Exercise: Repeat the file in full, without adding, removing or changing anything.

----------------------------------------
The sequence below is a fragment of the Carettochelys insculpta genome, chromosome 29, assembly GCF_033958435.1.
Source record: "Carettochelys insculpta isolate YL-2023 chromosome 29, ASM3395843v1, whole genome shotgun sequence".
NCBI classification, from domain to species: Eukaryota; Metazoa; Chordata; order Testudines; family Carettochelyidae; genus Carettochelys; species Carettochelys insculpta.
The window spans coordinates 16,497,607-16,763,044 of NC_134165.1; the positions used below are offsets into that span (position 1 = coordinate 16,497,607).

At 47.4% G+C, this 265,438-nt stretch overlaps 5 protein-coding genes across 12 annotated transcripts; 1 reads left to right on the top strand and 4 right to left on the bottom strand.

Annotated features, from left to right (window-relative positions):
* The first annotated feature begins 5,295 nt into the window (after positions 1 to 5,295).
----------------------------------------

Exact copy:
The sequence below is a fragment of the Carettochelys insculpta genome, chromosome 29, assembly GCF_033958435.1.
Source record: "Carettochelys insculpta isolate YL-2023 chromosome 29, ASM3395843v1, whole genome shotgun sequence".
NCBI classification, from domain to species: Eukaryota; Metazoa; Chordata; order Testudines; family Carettochelyidae; genus Carettochelys; species Carettochelys insculpta.
The window spans coordinates 16,497,607-16,763,044 of NC_134165.1; the positions used below are offsets into that span (position 1 = coordinate 16,497,607).

At 47.4% G+C, this 265,438-nt stretch overlaps 5 protein-coding genes across 12 annotated transcripts; 1 reads left to right on the top strand and 4 right to left on the bottom strand.

Annotated features, from left to right (window-relative positions):
* The first annotated feature begins 5,295 nt into the window (after positions 1 to 5,295).